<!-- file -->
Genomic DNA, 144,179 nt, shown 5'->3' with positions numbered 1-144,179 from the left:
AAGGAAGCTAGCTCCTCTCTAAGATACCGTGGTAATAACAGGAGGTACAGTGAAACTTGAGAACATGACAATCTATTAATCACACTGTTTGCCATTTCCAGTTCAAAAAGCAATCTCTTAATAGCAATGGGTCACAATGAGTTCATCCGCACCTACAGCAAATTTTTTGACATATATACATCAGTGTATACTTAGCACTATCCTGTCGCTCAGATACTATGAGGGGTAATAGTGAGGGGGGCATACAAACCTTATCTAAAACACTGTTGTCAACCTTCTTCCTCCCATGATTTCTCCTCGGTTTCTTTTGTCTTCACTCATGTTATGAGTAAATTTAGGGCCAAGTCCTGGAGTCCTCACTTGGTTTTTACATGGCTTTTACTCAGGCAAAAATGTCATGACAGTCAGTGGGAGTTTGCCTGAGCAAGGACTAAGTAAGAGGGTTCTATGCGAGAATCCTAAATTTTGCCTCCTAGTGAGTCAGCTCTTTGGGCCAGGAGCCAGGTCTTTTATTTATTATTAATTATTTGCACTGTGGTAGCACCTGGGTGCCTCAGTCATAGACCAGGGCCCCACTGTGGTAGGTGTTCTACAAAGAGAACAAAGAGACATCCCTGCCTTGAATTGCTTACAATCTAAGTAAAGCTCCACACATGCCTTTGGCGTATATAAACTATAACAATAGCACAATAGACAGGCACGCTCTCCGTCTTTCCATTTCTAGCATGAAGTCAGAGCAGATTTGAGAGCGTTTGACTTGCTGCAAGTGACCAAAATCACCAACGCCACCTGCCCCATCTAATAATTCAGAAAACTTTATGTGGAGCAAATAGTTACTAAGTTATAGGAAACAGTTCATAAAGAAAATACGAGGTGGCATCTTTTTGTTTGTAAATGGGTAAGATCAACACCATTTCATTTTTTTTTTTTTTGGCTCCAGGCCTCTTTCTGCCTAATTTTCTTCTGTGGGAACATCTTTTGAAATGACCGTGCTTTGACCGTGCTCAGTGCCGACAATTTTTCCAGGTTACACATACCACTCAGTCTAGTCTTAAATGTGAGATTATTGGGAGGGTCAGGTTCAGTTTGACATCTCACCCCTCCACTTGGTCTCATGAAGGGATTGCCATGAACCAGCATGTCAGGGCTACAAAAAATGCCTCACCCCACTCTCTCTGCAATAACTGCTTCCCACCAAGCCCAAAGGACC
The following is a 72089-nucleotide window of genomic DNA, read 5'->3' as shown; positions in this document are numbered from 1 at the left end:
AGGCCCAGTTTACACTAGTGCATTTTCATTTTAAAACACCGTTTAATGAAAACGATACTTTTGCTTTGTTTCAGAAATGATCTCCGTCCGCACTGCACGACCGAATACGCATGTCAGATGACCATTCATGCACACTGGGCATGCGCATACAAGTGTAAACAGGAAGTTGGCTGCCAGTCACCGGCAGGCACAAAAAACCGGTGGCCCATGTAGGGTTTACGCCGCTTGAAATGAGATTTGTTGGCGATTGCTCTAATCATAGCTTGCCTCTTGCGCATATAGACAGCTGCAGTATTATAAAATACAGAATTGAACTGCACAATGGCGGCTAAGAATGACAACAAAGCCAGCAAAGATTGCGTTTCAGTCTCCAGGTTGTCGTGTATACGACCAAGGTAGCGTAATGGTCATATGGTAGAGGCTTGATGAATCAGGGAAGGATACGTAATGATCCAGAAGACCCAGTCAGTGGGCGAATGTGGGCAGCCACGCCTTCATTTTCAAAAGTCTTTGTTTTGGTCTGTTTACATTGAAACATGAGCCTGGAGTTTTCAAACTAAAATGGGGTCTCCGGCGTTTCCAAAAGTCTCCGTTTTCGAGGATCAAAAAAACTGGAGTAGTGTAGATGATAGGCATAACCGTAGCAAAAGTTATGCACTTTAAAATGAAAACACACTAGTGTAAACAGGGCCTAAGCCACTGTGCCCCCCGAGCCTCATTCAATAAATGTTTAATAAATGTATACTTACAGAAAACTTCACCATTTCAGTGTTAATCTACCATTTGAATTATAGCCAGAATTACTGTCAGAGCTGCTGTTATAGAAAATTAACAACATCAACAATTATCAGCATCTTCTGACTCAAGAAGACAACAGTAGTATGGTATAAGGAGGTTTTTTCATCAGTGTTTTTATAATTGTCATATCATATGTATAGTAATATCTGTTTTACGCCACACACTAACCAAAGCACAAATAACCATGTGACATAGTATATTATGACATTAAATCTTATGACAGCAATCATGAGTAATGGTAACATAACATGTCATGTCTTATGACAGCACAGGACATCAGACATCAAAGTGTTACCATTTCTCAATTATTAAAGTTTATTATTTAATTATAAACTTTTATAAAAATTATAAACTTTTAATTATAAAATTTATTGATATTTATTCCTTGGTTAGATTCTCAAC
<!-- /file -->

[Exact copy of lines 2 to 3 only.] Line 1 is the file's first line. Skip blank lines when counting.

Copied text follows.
AAGGAAGCTAGCTCCTCTCTAAGATACCGTGGTAATAACAGGAGGTACAGTGAAACTTGAGAACATGACAATCTATTAATCACACTGTTTGCCATTTCCAGTTCAAAAAGCAATCTCTTAATAGCAATGGGTCACAATGAGTTCATCCGCACCTACAGCAAATTTTTTGACATATATACATCAGTGTATACTTAGCACTATCCTGTCGCTCAGATACTATGAGGGGTAATAGTGAGGGGGGCATACAAACCTTATCTAAAACACTGTTGTCAACCTTCTTCCTCCCATGATTTCTCCTCGGTTTCTTTTGTCTTCACTCATGTTATGAGTAAATTTAGGGCCAAGTCCTGGAGTCCTCACTTGGTTTTTACATGGCTTTTACTCAGGCAAAAATGTCATGACAGTCAGTGGGAGTTTGCCTGAGCAAGGACTAAGTAAGAGGGTTCTATGCGAGAATCCTAAATTTTGCCTCCTAGTGAGTCAGCTCTTTGGGCCAGGAGCCAGGTCTTTTATTTATTATTAATTATTTGCACTGTGGTAGCACCTGGGTGCCTCAGTCATAGACCAGGGCCCCACTGTGGTAGGTGTTCTACAAAGAGAACAAAGAGACATCCCTGCCTTGAATTGCTTACAATCTAAGTAAAGCTCCACACATGCCTTTGGCGTATATAAACTATAACAATAGCACAATAGACAGGCACGCTCTCCGTCTTTCCATTTCTAGCATGAAGTCAGAGCAGATTTGAGAGCGTTTGACTTGCTGCAAGTGACCAAAATCACCAACGCCACCTGCCCCATCTAATAATTCAGAAAACTTTATGTGGAGCAAATAGTTACTAAGTTATAGGAAACAGTTCATAAAGAAAATACGAGGTGGCATCTTTTTGTTTGTAAATGGGTAAGATCAACACCATTTCATTTTTTTTTTTTTTGGCTCCAGGCCTCTTTCTGCCTAATTTTCTTCTGTGGGAACATCTTTTGAAATGACCGTGCTTTGACCGTGCTCAGTGCCGACAATTTTTCCAGGTTACACATACCACTCAGTCTAGTCTTAAATGTGAGATTATTGGGAGGGTCAGGTTCAGTTTGACATCTCACCCCTCCACTTGGTCTCATGAAGGGATTGCCATGAACCAGCATGTCAGGGCTACAAAAAATGCCTCACCCCACTCTCTCTGCAATAACTGCTTCCCACCAAGCCCAAAGGACC
The following is a 72089-nucleotide window of genomic DNA, read 5'->3' as shown; positions in this document are numbered from 1 at the left end: